Chef’s Recipe: Chili con carne y maíz

Chefs always have the same goal in mind: making a delicious meal. But there are two different ways of approaching this, some chefs believe in using as many of their tools and toys as possible no matter what the dish is. Other chefs know that every item that is used, must also be cleaned, washed and put away. So in honor of the the One-Pot-Chef, here’s a great recipe for Chili con carne y maíz – meat chili with corn!

In some realms, chili is defined as just being meat, peppers and spices and the sheer notion of even thinking about adding tomatoes or beans to the dish is an abomination worthy of being exiled. As someone from the Northern Snow Forests, I think of chili as being jammed pack with meat, peppers, tomatoes and beans! It’s the all inclusive single pot dish that is easy to make but it does take a while to cook it all together.

Chili con carne y maíz

2 Pounds of ground beef (80/20)
1 Green pepper
1 Orange pepper
4 Jalapeño peppers

1 Poblano pepper
2 Onions
1 1/2 Cups of corn (fresh or frozen)
1 Cup of stock (beef, chicken, vegetable – or use water)
3 Cups of diced tomatoes
1 Can of black beans
1 Can of red beans

2 Tablespoons of paprika
2 Tablespoons of cumin
2 Tablespoons of cayenne pepper
2 Tablespoons of minced garlic
2 Teaspoons of cocoa powder
1 Teaspoon of cinnamon
1 Teaspoon of black pepper
1 Teaspoon of salt

Large pot, knife, spatula, measuring spoons, measuring cup, cutting board

1. In a large pot, begin browning the meat over a medium heat. While that cooks, dice the onions and peppers and add them along with the garlicto the browning meat. You want to have some fat at the bottom of the pot.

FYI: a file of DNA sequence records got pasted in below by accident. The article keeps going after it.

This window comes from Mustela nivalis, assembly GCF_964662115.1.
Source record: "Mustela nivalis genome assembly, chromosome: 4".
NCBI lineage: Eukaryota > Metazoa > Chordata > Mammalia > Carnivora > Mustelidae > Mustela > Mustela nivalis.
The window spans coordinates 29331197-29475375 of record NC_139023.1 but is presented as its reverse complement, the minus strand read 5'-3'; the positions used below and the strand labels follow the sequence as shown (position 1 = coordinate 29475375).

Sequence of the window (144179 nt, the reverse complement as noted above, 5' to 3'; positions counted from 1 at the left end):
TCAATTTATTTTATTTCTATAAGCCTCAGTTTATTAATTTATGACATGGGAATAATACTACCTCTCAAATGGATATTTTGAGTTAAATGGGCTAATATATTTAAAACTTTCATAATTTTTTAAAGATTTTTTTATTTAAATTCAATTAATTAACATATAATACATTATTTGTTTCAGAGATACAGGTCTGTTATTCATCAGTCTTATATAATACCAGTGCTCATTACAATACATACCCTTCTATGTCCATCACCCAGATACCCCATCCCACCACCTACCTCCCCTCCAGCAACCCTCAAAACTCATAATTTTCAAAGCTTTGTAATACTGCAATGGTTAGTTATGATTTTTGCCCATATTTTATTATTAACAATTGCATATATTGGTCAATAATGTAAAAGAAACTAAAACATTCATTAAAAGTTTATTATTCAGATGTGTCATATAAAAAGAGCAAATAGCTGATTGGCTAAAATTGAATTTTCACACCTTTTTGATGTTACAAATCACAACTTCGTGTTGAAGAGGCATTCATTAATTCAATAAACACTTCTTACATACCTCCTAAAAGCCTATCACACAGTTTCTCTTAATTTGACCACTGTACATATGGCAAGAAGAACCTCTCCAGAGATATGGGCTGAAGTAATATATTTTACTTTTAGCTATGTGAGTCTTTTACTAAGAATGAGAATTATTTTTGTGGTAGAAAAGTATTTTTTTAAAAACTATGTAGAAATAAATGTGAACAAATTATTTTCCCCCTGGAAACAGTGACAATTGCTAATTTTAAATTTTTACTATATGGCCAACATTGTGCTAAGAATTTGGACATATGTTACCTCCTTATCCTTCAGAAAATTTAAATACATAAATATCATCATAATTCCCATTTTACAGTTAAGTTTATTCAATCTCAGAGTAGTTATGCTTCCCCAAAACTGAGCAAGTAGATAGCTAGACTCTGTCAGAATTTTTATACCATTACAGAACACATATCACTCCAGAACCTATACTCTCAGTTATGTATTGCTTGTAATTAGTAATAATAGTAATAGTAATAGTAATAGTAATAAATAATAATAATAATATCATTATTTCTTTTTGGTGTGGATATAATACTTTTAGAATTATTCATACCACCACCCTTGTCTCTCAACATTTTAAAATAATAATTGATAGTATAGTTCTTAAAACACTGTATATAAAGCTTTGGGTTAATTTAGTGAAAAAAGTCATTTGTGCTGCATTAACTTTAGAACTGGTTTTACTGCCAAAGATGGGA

2. Add all of the spices except the cocoa to the pot and mix in before the meat has finished cooking through.
3. Rinse and strain the beans and add them to the pot. Just add the canned tomatoes, you’ll want the liquid from those. Also add the corn at this time.
4. Add the stock and cocoa to the pot and wait for it to come to a boil, stirring regularly. Once it comes to a boil, let it simmer for a few hours to reduce the liquid. Leave the pot uncovered. Be sure to stir regularly, otherwise it can burn the bottom of the pot.

Serve warm, with tortilla chips or fresh cornbread. Leftovers can be frozen or stored in the fridge. The chili should taste even better the second day once the flavors have gotten a chance to combine overnight.

If you prefer your chili less spicy, reduce the two tablespoons of each spice to one tablespoon of each (except the garlic) and I would avoid fire elementals and dragons because you’re clearly a coward.

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